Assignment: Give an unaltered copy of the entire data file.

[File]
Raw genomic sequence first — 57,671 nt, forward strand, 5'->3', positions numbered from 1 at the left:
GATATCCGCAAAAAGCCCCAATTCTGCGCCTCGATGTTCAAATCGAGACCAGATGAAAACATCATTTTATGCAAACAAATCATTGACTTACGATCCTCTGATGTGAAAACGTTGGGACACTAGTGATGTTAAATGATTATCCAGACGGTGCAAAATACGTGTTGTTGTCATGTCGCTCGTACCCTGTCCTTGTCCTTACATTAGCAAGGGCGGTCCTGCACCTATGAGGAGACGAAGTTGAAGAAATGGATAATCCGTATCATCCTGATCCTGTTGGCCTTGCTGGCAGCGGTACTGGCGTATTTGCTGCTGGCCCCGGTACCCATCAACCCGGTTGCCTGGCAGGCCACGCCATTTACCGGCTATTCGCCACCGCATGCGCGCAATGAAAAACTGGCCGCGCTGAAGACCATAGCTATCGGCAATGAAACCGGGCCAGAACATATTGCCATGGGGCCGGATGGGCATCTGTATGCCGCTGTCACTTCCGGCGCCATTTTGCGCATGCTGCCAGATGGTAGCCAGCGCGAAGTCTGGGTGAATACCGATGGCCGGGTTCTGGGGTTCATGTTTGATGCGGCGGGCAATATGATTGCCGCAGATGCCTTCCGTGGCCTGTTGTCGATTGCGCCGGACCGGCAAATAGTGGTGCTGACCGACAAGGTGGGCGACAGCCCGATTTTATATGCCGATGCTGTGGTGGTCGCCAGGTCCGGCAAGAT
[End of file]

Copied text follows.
Raw genomic sequence first — 57,671 nt, forward strand, 5'->3', positions numbered from 1 at the left:
GATATCCGCAAAAAGCCCCAATTCTGCGCCTCGATGTTCAAATCGAGACCAGATGAAAACATCATTTTATGCAAACAAATCATTGACTTACGATCCTCTGATGTGAAAACGTTGGGACACTAGTGATGTTAAATGATTATCCAGACGGTGCAAAATACGTGTTGTTGTCATGTCGCTCGTACCCTGTCCTTGTCCTTACATTAGCAAGGGCGGTCCTGCACCTATGAGGAGACGAAGTTGAAGAAATGGATAATCCGTATCATCCTGATCCTGTTGGCCTTGCTGGCAGCGGTACTGGCGTATTTGCTGCTGGCCCCGGTACCCATCAACCCGGTTGCCTGGCAGGCCACGCCATTTACCGGCTATTCGCCACCGCATGCGCGCAATGAAAAACTGGCCGCGCTGAAGACCATAGCTATCGGCAATGAAACCGGGCCAGAACATATTGCCATGGGGCCGGATGGGCATCTGTATGCCGCTGTCACTTCCGGCGCCATTTTGCGCATGCTGCCAGATGGTAGCCAGCGCGAAGTCTGGGTGAATACCGATGGCCGGGTTCTGGGGTTCATGTTTGATGCGGCGGGCAATATGATTGCCGCAGATGCCTTCCGTGGCCTGTTGTCGATTGCGCCGGACCGGCAAATAGTGGTGCTGACCGACAAGGTGGGCGACAGCCCGATTTTATATGCCGATGCTGTGGTGGTCGCCAGGTCCGGCAAGAT